In a press conference later following talks at Mount Vernon, the historic home of inaugural US president George Washington, Mr Bush said the pair had agreed to "work jointly to convince the Iranian regime to give up their nuclear ambitions for the sake of peace".

"The idea of Iran having a nuclear weapon is dangerous and therefore now is the time for us to work together to diplomatically solve this problem," he added.

Mr Sarkozy told reporters: "It is unacceptable for Iran at any point to have a nuclear weapon."

But the French leader emphasized that Iran was entitled to develop civilian nuclear energy, which Tehran argues is the sole aim of its programme.

The BBC's Justin Webb, in Washington, says Mr Sarkozy has taken on the mantle of the former UK Prime Minister Tony Blair in the affections of the US.

It is a stark contrast to the frosty relations under Mr Sarkozy's predecessor, Jacques Chirac, he adds.

'Eternal debt'

At Congress earlier, the current resident of the Elysee Palace was cheered for more than three minutes before he even began his 45-minute address.

He delighted his audience by saying: "Let me tell you solemnly today, France will remain engaged in Afghanistan as long as it takes, because what's at stake in that country is the future of our values and that of the Atlantic alliance."

Mr Sarkozy, 52, who was elected in May, said he wanted France to "resume its full role" in Nato's military command structure after several decades outside it.

He also urged Americans to "stand alongside Europe in leading the fight against global warming".

And he raised concerns over the dollar's fall against the euro, warning "monetary disarray could morph into economic war" and "we would all be its victims".

Mr Sarkozy devoted much of his speech to expressing gratitude for US heroism on French battlefields in World War II, and to praising American values, spirit and culture.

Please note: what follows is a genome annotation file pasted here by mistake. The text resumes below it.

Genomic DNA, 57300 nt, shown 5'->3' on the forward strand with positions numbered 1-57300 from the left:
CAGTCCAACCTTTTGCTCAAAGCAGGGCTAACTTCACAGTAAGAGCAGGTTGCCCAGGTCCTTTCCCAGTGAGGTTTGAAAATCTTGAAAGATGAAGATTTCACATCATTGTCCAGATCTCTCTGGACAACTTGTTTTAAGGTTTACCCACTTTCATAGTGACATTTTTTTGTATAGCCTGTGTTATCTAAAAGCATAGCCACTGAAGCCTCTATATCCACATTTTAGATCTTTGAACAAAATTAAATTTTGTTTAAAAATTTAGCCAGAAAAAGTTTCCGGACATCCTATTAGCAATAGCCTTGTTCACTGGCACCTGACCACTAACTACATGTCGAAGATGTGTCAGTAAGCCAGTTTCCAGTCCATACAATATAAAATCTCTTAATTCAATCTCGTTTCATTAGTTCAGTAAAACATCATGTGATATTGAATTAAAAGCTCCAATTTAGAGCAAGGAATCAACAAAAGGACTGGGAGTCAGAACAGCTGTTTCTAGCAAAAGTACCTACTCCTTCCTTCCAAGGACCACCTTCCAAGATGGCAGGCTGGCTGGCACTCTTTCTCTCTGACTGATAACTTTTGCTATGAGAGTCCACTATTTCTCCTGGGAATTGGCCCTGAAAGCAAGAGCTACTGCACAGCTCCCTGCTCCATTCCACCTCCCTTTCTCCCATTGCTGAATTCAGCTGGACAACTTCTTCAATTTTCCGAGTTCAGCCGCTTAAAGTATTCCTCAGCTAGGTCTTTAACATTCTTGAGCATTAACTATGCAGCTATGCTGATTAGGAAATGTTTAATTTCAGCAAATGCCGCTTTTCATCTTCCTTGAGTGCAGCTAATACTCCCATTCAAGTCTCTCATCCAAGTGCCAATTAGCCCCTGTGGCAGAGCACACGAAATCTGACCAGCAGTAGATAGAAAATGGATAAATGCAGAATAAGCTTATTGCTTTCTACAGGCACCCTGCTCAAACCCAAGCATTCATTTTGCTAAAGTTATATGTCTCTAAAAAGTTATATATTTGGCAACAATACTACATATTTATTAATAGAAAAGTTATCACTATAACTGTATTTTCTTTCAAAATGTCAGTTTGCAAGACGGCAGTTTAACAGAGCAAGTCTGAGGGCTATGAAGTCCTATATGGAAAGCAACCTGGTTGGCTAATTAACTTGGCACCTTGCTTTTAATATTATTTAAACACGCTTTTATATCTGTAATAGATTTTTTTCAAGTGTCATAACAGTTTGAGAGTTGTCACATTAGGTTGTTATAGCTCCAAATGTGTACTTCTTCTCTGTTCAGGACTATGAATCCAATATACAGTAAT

"America liberated us. This is an eternal debt," he said, adding: "I want to tell you that whenever an American soldier falls somewhere in the world, I think of what the American army did for France."


Analysts say Mr Sarkozy's warmly-received visit went a long way towards achieving his promise to "reconquer America's heart", which he declared upon his arrival on Tuesday.

Relations were strained in 2003 when France opposed the US-led invasion of Iraq - and French fries were renamed "freedom fries" on Congress canteen menus.

At a White House dinner with Mr Bush on Tuesday, Mr Sarkozy said differences over Iraq should not weaken their alliance and Mr Bush agreed.

The French leader, who spent the afternoon with Mr Bush while on holiday in New England in August, is widely known back in France as "l'Americain" for transatlantic leanings.

In 1996, many US lawmakers boycotted an appearance by Mr Chirac at the US Congress to protest against France's nuclear testing in the South Pacific.

Rice urges Middle East peace deal

Condoleezza Rice (L) and Tzipi Livni at the press conference

A two-state solution between Israel and the Palestinians is now needed more urgently than ever, US Secretary of State Condoleezza Rice has said.

Ms Rice also urged Arab states to accept a peaceful and permanent home for Israel.

Israel has said there can be no deal for a Palestinian state unless its own security is guaranteed.

Ms Rice is in the region to prepare the ground for a planned peace conference in the US later this month.

But she said on Sunday that she was not yet ready to set a date for the conference.

Speaking at an event in Jerusalem, also attended by Israeli Prime Minister Ehud Olmert and international envoy former British Prime Minister Tony Blair, Ms Rice said the US would continue to work for a peaceful settlement in the region.

Mr Olmert expressed optimism that progress could be made on the issue before US President George W Bush left office in January 2009.

Earlier on Sunday Ms Rice met separately with both Mr Olmert and with Israeli Foreign Minister Tzipi Livni for talks.

At a joint press conference Ms Livni said that security for Israel had to come first before any deal could be reached.

Ms Livni insisted that progress could be made once the Palestinians agreed to implement their obligations under a long-stalled US-backed "road map" for peace.

"The meaning is security for Israel first and then the establishment of a Palestinian state," she said. "Nobody wants to see another terror state in the region."